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Collaborate to accumulate

With a $2bn Kenyan wind farm the testing ground for a deal between US 
& China firms, the recently-launched SEASTAR Alliance and Mitsubishi’s recent link-up with Vestas, we take a closer look at wind’s new power partnerships. Is collaboration a winning model for future growth?

In September this year, China National Machinery Industry Corporation (Sinomach) and General Electric Co (GE) signed a Memorandum of Understanding (MOU) on promoting African clean energy projects in Beijing.

The two companies will join hands with the goal of doubling the population having access to electricity to the south of Africa’s Sahara Desert, in support of China’s Belt and Road Initiative and the “Power Africa” plan of the United States. According to the MOU, Sinomach and GE agree to jointly develop, invest in and finance African clean energy projects. The companies will assist each other in receiving long-term financing from relevant countries and provide development funds if necessary.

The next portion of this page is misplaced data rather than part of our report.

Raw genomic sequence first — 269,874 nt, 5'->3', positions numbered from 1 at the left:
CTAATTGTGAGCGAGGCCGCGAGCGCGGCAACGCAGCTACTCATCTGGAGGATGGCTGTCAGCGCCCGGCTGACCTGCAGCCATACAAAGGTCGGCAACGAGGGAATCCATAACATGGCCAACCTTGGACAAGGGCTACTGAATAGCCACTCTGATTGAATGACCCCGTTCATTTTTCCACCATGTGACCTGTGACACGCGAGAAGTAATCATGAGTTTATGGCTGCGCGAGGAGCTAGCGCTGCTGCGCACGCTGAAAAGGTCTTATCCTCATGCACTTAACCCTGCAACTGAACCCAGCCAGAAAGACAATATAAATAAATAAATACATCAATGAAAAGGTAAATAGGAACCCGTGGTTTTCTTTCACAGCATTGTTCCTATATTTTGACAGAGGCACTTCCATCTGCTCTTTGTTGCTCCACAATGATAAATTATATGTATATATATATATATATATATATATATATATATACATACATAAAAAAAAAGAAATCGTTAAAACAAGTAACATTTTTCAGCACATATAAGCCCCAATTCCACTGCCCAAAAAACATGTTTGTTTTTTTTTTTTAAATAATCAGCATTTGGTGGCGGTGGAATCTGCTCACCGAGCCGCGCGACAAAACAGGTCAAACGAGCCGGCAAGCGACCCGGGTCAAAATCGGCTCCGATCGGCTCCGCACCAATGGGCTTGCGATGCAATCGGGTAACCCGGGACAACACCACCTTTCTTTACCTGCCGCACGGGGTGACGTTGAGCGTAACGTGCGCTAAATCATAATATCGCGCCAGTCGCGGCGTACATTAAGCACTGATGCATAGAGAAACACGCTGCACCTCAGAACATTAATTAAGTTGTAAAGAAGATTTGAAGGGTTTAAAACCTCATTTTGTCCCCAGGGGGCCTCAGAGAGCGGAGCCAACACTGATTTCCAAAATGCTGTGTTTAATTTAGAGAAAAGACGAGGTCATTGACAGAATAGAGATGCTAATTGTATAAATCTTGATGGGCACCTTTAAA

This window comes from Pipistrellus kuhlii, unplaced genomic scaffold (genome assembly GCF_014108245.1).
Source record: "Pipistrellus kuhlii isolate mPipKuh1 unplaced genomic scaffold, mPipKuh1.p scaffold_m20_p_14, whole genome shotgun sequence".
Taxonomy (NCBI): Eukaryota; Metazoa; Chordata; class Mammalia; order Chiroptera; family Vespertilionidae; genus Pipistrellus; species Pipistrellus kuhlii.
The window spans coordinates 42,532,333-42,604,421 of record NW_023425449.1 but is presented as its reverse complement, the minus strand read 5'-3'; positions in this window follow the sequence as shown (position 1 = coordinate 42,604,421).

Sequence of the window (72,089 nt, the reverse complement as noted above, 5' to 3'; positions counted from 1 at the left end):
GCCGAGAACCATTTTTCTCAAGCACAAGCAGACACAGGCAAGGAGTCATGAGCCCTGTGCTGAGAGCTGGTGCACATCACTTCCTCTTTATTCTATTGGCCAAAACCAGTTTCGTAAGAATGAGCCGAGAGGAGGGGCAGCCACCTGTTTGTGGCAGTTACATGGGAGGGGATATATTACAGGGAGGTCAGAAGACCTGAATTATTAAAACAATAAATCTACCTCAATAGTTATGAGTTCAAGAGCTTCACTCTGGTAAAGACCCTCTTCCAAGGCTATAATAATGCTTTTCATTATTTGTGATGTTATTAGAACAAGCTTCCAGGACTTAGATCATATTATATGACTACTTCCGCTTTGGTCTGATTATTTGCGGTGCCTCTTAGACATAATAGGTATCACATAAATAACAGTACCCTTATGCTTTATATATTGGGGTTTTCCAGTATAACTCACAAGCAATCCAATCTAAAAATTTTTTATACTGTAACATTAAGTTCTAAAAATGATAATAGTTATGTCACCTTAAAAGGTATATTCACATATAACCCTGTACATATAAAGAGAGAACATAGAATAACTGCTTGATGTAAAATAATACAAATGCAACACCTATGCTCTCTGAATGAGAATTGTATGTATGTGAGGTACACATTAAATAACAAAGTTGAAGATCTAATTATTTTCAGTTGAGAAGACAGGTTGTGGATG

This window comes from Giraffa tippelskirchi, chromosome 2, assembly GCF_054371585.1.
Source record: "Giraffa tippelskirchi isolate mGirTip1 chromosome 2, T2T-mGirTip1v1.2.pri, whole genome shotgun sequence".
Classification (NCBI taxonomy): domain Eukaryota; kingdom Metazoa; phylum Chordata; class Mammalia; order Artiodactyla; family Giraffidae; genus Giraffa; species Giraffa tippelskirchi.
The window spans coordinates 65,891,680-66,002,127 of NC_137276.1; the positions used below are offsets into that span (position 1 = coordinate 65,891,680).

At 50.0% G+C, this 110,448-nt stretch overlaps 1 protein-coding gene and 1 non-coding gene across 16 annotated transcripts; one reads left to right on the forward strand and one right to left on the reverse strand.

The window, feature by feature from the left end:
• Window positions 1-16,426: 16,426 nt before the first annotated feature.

In addition, they selected the 102-megawatt Kipeto wind power project in Kenya as a trial model for future cooperation. The signpost of China’s Belt and Road Initiative in Africa, Kenya has become a strategic crossroad for China and the United States. African countries have growing requirements for clean energy for their economic development, and in Kenya, electricity is still unavailable to 80 percent of the population.

The country plans to realise a 2,036-megawatt installed capacity from wind power by 2030. Sinomach will offer project contracting for the Kipeto project, which is expected to significantly boost Kenya’s energy supply. GE will provide draught fans, power generators, fittings, technical support and training.


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